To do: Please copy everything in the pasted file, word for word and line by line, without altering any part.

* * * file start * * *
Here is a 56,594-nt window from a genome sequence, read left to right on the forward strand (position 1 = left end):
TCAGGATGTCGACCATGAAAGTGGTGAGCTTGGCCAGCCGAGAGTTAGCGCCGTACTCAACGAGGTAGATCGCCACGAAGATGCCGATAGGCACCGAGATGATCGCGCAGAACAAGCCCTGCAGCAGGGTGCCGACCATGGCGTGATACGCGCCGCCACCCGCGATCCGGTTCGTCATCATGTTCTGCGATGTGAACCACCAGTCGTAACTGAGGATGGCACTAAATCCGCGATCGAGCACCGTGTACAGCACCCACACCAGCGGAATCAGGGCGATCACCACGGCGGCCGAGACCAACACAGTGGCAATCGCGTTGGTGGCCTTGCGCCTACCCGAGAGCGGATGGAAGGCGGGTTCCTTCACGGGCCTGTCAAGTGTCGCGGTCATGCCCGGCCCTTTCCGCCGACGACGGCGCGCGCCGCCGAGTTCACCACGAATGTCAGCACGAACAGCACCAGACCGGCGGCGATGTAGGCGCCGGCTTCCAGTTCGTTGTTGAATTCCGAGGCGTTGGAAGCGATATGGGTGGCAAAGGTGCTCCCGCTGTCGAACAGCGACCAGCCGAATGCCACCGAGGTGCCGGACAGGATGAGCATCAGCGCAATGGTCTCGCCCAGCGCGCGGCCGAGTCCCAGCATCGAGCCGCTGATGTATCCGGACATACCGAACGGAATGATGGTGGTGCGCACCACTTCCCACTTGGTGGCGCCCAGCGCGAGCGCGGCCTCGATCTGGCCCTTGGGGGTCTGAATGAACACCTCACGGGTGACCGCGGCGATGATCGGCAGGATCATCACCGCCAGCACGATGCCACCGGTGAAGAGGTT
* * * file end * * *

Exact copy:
Here is a 56,594-nt window from a genome sequence, read left to right on the forward strand (position 1 = left end):
TCAGGATGTCGACCATGAAAGTGGTGAGCTTGGCCAGCCGAGAGTTAGCGCCGTACTCAACGAGGTAGATCGCCACGAAGATGCCGATAGGCACCGAGATGATCGCGCAGAACAAGCCCTGCAGCAGGGTGCCGACCATGGCGTGATACGCGCCGCCACCCGCGATCCGGTTCGTCATCATGTTCTGCGATGTGAACCACCAGTCGTAACTGAGGATGGCACTAAATCCGCGATCGAGCACCGTGTACAGCACCCACACCAGCGGAATCAGGGCGATCACCACGGCGGCCGAGACCAACACAGTGGCAATCGCGTTGGTGGCCTTGCGCCTACCCGAGAGCGGATGGAAGGCGGGTTCCTTCACGGGCCTGTCAAGTGTCGCGGTCATGCCCGGCCCTTTCCGCCGACGACGGCGCGCGCCGCCGAGTTCACCACGAATGTCAGCACGAACAGCACCAGACCGGCGGCGATGTAGGCGCCGGCTTCCAGTTCGTTGTTGAATTCCGAGGCGTTGGAAGCGATATGGGTGGCAAAGGTGCTCCCGCTGTCGAACAGCGACCAGCCGAATGCCACCGAGGTGCCGGACAGGATGAGCATCAGCGCAATGGTCTCGCCCAGCGCGCGGCCGAGTCCCAGCATCGAGCCGCTGATGTATCCGGACATACCGAACGGAATGATGGTGGTGCGCACCACTTCCCACTTGGTGGCGCCCAGCGCGAGCGCGGCCTCGATCTGGCCCTTGGGGGTCTGAATGAACACCTCACGGGTGACCGCGGCGATGATCGGCAGGATCATCACCGCCAGCACGATGCCACCGGTGAAGAGGTT